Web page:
ranch banking may be in flux in the digital age, but physical locations remain a central component of most banks’ distribution models. Lest there be any doubt, JPMorgan Chase & Co., the nation’s largest bank, announced in early 2018 that it will build 400 new branches—a number roughly equal to the 25th largest branch network in the country.
Bank leaders with a firm vision about where they want to be and accurate market data to make informed decisions are best positioned to balance efficiency and growth in their branch networks, says John Smith, the CEO of DBSI, a retail banking consultant. “You have the data, you have your strategy of where you want to be, and now it’s about proper execution,” he says.
Bank Director developed two metrics to measure the effectiveness of a bank’s branches. Deposits per branch (as of March 2018) and employees per branch (as of December 2017) were analyzed to create an efficiency score. A growth score was developed by measuring the expansion of branch networks over a two-year period, ending June 2017—the most recent data available from S&P Global Market Intelligence on the number of branches for each bank—as well as growth in core deposits from March 2016 to March 2018.
To supplement these quantitative metrics, Bank Director conducted a qualitative analysis designed to reward branding, innovation and alignment with strategic goals. Bank analysts also provided their perspective.
Each bank was scored relative to its regional peers. Regional winners were then scored against each other to determine the overall category winner. Due to this second scoring, the overall winner’s final score differs from its regional score.
When it comes to the efficacy of its branch network, First Republic Bank topped the West and the category overall. Thanks to its focus on high-net-worth customers, its network is extremely efficient, with 55 employees and $976 million in deposits per branch.
“When you’re talking about the high-net-worth individuals, they’re typically much larger balance deposits,” says David Long, an analyst with Raymond James. “The average deposit size for First Republic is going to be much larger than most banks.”
Beyond pure numbers, First Republic distinguishes itself when it comes to the quality of service. Fresh-baked cookies have greeted First Republic’s customers in its branches since 2001. Its high-touch strategy to serve an affluent clientele means branches still play a key role—but not in the usual way.
“I have never heard any other person talk about a bank the way that people talk about First Republic and the service that they provide,” says Long. “That is what they’re known for.” Clients come in to get advice from their personal banker, not to deposit a check.
First Republic’s branch network has grown by just 1.39 percent, but it grew deposits by 35 percent in the two years ending March 2018. And compared to many other high performers in this category, its growth was organic, not obtained via acquisition.
Earning top place for its branch network in the Northeast, Sterling Bancorp is also highly efficient, with $522 million in deposits per branch (second behind only Signature Bank in that region) and 52 employees per branch, almost on par with First Republic.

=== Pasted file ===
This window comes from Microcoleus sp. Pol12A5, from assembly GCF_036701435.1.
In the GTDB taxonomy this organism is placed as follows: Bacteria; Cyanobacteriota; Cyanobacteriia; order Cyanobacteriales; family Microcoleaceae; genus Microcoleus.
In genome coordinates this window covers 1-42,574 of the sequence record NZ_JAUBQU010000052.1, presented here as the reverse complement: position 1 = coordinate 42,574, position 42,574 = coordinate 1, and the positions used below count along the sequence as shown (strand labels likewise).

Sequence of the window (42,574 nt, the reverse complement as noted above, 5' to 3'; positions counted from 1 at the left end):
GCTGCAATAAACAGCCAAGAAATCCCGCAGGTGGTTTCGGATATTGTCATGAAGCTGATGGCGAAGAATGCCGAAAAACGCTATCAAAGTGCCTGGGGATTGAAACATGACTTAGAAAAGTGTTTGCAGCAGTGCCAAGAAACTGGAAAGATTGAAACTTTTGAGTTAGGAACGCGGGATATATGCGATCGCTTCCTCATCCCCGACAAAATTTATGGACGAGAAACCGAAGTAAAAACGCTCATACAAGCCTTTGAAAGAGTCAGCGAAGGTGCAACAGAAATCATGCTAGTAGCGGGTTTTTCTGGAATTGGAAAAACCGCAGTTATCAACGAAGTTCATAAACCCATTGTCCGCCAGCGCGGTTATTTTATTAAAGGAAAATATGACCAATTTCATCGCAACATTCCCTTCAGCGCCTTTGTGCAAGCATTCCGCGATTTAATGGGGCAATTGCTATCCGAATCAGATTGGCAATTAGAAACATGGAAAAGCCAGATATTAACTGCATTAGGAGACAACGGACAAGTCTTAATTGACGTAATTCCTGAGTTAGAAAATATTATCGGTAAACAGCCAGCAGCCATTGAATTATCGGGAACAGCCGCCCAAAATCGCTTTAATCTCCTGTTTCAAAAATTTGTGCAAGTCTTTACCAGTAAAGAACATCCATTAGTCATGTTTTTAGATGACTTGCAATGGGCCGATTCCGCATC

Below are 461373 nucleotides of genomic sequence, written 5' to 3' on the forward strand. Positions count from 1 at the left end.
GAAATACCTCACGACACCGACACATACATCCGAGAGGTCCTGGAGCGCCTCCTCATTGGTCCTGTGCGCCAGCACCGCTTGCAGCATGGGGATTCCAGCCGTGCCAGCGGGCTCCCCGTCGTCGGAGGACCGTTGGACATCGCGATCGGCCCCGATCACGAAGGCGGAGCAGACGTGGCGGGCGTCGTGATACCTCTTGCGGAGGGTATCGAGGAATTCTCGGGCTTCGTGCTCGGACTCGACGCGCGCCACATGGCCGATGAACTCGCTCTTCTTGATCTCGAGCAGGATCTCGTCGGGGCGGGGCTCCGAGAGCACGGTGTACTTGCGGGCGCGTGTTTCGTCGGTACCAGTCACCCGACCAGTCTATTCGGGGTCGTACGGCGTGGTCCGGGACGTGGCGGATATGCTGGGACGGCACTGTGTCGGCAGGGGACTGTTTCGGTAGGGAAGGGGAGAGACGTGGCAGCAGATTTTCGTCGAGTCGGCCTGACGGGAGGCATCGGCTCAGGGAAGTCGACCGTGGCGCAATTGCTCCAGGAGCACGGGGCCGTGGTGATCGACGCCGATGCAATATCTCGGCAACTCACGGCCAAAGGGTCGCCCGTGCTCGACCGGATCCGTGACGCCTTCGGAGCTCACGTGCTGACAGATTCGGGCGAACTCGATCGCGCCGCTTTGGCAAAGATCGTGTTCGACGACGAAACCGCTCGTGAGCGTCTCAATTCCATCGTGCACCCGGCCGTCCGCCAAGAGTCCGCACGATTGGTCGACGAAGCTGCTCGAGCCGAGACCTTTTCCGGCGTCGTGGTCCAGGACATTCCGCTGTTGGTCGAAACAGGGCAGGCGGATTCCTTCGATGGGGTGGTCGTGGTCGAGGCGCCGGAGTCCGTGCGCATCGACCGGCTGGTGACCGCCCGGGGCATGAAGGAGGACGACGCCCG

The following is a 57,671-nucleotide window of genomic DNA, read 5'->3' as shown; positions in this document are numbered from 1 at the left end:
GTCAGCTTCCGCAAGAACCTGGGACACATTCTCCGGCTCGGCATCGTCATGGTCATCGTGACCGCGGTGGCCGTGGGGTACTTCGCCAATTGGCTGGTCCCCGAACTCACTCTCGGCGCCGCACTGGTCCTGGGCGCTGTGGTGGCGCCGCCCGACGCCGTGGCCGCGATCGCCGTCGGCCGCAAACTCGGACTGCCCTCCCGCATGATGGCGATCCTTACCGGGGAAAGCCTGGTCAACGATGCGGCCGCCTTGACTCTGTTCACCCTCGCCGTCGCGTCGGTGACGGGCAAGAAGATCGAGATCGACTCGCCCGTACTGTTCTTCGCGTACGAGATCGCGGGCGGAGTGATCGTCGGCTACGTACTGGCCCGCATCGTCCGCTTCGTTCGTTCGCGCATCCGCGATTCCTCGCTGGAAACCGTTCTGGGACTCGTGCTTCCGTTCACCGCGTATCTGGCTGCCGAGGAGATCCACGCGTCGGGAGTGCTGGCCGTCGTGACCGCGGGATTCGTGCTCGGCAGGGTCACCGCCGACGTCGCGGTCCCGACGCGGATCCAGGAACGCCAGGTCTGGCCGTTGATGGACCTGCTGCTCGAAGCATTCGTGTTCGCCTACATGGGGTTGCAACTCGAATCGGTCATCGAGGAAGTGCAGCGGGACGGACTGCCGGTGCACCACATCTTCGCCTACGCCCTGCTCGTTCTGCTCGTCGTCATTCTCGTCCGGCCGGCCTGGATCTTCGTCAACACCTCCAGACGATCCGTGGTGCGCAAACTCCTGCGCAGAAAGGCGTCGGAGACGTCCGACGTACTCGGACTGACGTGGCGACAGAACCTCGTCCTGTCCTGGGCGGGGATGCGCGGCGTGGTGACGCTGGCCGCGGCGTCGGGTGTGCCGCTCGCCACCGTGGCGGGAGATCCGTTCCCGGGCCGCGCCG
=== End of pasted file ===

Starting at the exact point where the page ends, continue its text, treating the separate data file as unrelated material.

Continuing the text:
Sterling has grown its core deposits by 114 percent— thanks largely to its acquisition of Astoria Financial Corp. But as Sterling continues transitioning from a retail-oriented thrift to a commercially-focused bank—as well as integrating Astoria—it’s trimming those acquired branches, which explains why Sterling reduced its branch network by 33 percent over two years.
South State Corp.’s branch network stands out compared to its peers in the South. While it is moderately efficient, at 21 employees and $89 million in deposits per branch, it saw growth in core deposits of 61 percent—largely through M&A—and modestly expanded its branch network, by 8 percent.
In the Midwest, Huntington Bancshares and Commerce Bancshares tied for their branch network strategies. Between the two, Commerce was more efficient than the much bigger Huntington, but Huntington saw greater growth in both core deposits and the expansion of its branch network. (Huntington acquired FirstMerit Corp. in 2016.)
Huntington’s branch network includes smaller in-store locations that take advantage of frequent foot traffic. Meanwhile, Commerce has focused on updating its branches. A new branch that opened in 2017 features an “exploration center,” for instance, where customers can access online banking. It’s also designed so a banker greets the customer at the door, rather than waiting for them at a traditional teller line—indicating the bank has shifted to a universal banker model that can better serve customers’ needs. Commerce was also an early adopter of instant card replacement, and some locations even feature electric car charging stations, implemented through a partnership with Nissan.
How They Ranked: Best Branch Network Strategy
|SCORE||DEPOSITS PER BRANCH (THOUSANDS)||BRANCH NETWORK GROWTH|
|OVERALL WINNER: First Republic Bank||2.11|
|3||Webster Financial Corp.||2.78||$127,936||1.81%|
|4||Community Bank System||3.56||$39,200||22.7%|
|5||M&T Bank Corp.||3.89||$109,859||16.38%|
|1||Huntington Bancshares (TIE)||2.33||$77,313||38.07%|
|1||Commerce Bancshares (TIE)||2.33||$111,919||-3.65%|
|3||Fifth Third Bancorp||2.89||$93,282||-12.35%|
|4||Chemical Financial Corp.||3.17||$55,924||32.28%|
|5||Great Western Bancorp||3.50||$53,384||9.26%|
|1||South State Corp.||2.56||$89,202||8.26%|
|4||FCB Financial Holdings||3.39||$206,413||-6.12%|
|1||First Republic Bank||1.67||$976,097||1.39%|
|2||Western Alliance Bancorp.||2.22||$475,694||-9.76%|
|3||Cathay General Bancorp||3.17||$221,516||9.26%|
|4||Bank of Hawaii Corp.||3.22||$211,325||1.43%|
|5||East West Bancorp||3.72||$270,765||-2.42%|
SOURCES: Federal Deposit Insurance Corp., S&P Global Market Intelligence, bank annual reports and other public information